July 11, 2008
Question: Which is better, a team with great leader as project manager, or a team of competent leaders?
Answer: The results are not even close. Companies like Semco, Toyota, and W. L. Gore & Associates have demonstrated beyond doubt, that while it is great to have an outstanding leader as project manager, it is far better to have an entire team of individuals who are competent leaders.
In the book “How People Work: And How You Can Help Them to Give Their Best” Roderic Gray outlines nine ingredients that bring about a successful outcome at work:
1. I know what I am expected to do and why it needs to be done
2. I want to do it
3. I have the ability to do it
4. Someone who matters to me will notice if I do it
5. I know how well I’m doing it
6. Processes help me do it
7. I have the resources to do it
8. The environment is right
9. I can do better next time
It is easy to look at our jobs and criticize management if any are missing. Yet, as Michael Aucoin points out, it is far better to get a critical mass of the ingredients right and then give workers the green light to fill in what is missing. This is the essence of distributed leadership and the stuff of which exemplary projects and companies are made.
An example of this shared leadership in action is the Orpheus Chamber Orchestra (www.orpheusnyc.org). This full size orchestra has no conductor; instead they share and rotate leadership roles. So, what does this orchestra with no conductor sound like? Well, very good apparently, they have won two Grammy awards, recorded over 70 albums, and play worldwide to rave reviews, regularly performing at Carnegie Hall.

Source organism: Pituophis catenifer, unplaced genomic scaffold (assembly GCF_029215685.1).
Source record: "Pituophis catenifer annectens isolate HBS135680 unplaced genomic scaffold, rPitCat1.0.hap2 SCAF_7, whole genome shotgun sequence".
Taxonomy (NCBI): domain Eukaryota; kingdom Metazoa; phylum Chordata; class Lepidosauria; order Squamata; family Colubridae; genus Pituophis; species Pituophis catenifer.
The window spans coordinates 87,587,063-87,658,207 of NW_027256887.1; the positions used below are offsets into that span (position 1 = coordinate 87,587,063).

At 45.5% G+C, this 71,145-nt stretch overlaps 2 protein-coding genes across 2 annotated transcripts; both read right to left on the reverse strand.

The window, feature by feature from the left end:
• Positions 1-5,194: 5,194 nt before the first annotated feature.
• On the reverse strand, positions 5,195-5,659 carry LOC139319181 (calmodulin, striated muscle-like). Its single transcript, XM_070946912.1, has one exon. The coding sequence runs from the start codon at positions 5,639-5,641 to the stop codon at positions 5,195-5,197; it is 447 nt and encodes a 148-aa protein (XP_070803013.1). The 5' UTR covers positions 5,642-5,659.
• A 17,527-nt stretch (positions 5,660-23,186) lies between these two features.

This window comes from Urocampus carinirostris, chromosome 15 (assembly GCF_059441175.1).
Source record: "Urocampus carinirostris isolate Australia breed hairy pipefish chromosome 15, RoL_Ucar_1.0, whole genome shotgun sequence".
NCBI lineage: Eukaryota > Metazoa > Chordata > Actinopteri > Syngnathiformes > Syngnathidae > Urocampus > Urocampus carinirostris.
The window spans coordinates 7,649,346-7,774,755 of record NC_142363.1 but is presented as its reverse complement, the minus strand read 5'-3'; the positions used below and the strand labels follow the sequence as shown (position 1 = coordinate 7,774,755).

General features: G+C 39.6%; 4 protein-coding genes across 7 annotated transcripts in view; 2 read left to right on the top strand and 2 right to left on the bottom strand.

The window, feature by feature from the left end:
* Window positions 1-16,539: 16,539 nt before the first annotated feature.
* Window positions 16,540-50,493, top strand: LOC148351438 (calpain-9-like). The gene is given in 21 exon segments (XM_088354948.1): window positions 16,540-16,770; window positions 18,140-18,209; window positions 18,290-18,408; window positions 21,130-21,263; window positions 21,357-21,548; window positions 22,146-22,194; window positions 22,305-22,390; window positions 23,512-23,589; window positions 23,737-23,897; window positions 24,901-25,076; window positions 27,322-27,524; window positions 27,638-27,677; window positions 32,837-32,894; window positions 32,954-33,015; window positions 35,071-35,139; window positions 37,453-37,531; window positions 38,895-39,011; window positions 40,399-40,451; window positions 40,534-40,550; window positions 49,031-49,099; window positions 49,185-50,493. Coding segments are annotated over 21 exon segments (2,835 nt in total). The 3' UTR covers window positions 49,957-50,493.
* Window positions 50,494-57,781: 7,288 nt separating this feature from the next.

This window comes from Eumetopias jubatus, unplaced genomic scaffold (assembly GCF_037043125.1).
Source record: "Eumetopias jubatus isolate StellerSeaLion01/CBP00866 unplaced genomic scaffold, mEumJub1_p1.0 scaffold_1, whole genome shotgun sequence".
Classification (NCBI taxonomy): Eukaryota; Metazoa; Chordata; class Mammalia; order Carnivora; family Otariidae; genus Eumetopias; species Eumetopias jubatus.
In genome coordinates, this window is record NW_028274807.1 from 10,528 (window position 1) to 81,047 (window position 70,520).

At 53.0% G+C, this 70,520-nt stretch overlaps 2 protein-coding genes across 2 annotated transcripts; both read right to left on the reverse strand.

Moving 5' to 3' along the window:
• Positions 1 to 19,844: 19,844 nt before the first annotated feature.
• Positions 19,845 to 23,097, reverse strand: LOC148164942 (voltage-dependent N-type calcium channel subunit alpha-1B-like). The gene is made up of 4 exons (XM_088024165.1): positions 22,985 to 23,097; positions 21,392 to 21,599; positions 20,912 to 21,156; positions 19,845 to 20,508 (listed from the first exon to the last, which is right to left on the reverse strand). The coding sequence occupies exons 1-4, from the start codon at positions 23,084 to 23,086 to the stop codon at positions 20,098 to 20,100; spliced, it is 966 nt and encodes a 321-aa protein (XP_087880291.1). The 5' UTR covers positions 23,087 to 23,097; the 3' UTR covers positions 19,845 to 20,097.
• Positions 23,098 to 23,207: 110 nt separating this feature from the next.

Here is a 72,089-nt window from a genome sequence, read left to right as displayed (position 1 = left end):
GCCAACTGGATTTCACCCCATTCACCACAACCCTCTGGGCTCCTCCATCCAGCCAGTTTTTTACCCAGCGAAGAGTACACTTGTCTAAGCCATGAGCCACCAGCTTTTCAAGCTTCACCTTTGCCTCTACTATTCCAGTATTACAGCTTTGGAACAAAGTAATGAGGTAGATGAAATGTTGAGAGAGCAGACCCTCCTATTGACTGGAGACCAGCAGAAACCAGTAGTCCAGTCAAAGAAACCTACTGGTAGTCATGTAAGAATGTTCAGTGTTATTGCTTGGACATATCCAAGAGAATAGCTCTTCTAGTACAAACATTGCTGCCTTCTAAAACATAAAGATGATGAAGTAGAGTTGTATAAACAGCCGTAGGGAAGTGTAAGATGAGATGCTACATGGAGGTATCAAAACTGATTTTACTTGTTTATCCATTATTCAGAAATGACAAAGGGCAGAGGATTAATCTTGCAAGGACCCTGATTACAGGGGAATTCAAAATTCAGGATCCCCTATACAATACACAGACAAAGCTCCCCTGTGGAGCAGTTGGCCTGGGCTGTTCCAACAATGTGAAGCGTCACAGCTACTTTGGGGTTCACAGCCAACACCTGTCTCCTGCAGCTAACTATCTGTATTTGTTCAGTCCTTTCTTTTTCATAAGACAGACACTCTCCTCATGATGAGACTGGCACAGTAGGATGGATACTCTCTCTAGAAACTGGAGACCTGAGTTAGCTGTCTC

Teams do not need all 9 of the magic ingredients handed to them, but they do need to know that they have the authority and freedom add the missing ingredients from their mix. Empowered teams exhibiting shared leadership are the key to great performance. Project managers add value by illuminating and facilitating the process.
I printed out the 9 things with a note on the bottom that says "Which are true for us? What's missing? What would happen if you assumed you could go get it?" and posted it on the board. We'll see what that stirs up. Just the right thing at the right time - thanks.
Posted by: Lyssa Adkins | July 15, 2008 at 02:47 PM
Good for you, please let me know how people respond and if anything changes.
Posted by: Mike Griffiths | July 16, 2008 at 05:11 PM